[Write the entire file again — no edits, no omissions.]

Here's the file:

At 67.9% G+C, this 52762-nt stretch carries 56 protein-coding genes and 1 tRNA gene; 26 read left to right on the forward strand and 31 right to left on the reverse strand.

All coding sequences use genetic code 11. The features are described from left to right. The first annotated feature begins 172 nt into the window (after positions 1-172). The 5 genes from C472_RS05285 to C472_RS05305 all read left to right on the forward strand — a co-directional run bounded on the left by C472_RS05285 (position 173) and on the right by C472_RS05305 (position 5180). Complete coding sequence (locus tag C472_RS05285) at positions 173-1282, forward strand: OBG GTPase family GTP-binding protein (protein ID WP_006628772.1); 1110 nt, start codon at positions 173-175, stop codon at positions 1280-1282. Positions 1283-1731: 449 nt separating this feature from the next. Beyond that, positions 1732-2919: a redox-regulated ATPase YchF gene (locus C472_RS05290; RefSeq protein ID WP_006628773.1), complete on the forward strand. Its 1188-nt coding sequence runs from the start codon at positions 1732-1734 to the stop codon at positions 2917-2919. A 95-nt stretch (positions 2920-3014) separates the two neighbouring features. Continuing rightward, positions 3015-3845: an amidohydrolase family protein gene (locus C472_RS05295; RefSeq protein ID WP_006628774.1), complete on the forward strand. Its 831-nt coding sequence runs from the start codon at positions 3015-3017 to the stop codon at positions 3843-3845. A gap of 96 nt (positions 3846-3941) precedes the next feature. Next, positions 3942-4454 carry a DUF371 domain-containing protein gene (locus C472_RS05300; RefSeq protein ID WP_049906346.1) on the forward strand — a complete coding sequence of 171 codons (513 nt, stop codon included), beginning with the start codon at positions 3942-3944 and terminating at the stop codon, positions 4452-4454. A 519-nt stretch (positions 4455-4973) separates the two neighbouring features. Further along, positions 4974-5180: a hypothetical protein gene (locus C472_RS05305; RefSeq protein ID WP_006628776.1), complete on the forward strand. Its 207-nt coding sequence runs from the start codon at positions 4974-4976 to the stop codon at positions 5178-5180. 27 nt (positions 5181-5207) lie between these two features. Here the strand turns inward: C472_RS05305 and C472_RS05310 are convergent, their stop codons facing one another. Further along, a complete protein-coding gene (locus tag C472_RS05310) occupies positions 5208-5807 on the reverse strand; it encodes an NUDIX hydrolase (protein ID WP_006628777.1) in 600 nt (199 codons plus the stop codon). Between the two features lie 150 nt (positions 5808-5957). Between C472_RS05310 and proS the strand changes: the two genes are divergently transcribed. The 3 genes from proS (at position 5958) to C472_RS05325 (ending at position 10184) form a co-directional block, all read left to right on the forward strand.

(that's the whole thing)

At 67.9% G+C, this 52762-nt stretch carries 56 protein-coding genes and 1 tRNA gene; 26 read left to right on the forward strand and 31 right to left on the reverse strand.

All coding sequences use genetic code 11. The features are described from left to right. The first annotated feature begins 172 nt into the window (after positions 1-172). The 5 genes from C472_RS05285 to C472_RS05305 all read left to right on the forward strand — a co-directional run bounded on the left by C472_RS05285 (position 173) and on the right by C472_RS05305 (position 5180). Complete coding sequence (locus tag C472_RS05285) at positions 173-1282, forward strand: OBG GTPase family GTP-binding protein (protein ID WP_006628772.1); 1110 nt, start codon at positions 173-175, stop codon at positions 1280-1282. Positions 1283-1731: 449 nt separating this feature from the next. Beyond that, positions 1732-2919: a redox-regulated ATPase YchF gene (locus C472_RS05290; RefSeq protein ID WP_006628773.1), complete on the forward strand. Its 1188-nt coding sequence runs from the start codon at positions 1732-1734 to the stop codon at positions 2917-2919. A 95-nt stretch (positions 2920-3014) separates the two neighbouring features. Continuing rightward, positions 3015-3845: an amidohydrolase family protein gene (locus C472_RS05295; RefSeq protein ID WP_006628774.1), complete on the forward strand. Its 831-nt coding sequence runs from the start codon at positions 3015-3017 to the stop codon at positions 3843-3845. A gap of 96 nt (positions 3846-3941) precedes the next feature. Next, positions 3942-4454 carry a DUF371 domain-containing protein gene (locus C472_RS05300; RefSeq protein ID WP_049906346.1) on the forward strand — a complete coding sequence of 171 codons (513 nt, stop codon included), beginning with the start codon at positions 3942-3944 and terminating at the stop codon, positions 4452-4454. A 519-nt stretch (positions 4455-4973) separates the two neighbouring features. Further along, positions 4974-5180: a hypothetical protein gene (locus C472_RS05305; RefSeq protein ID WP_006628776.1), complete on the forward strand. Its 207-nt coding sequence runs from the start codon at positions 4974-4976 to the stop codon at positions 5178-5180. 27 nt (positions 5181-5207) lie between these two features. Here the strand turns inward: C472_RS05305 and C472_RS05310 are convergent, their stop codons facing one another. Further along, a complete protein-coding gene (locus tag C472_RS05310) occupies positions 5208-5807 on the reverse strand; it encodes an NUDIX hydrolase (protein ID WP_006628777.1) in 600 nt (199 codons plus the stop codon). Between the two features lie 150 nt (positions 5808-5957). Between C472_RS05310 and proS the strand changes: the two genes are divergently transcribed. The 3 genes from proS (at position 5958) to C472_RS05325 (ending at position 10184) form a co-directional block, all read left to right on the forward strand.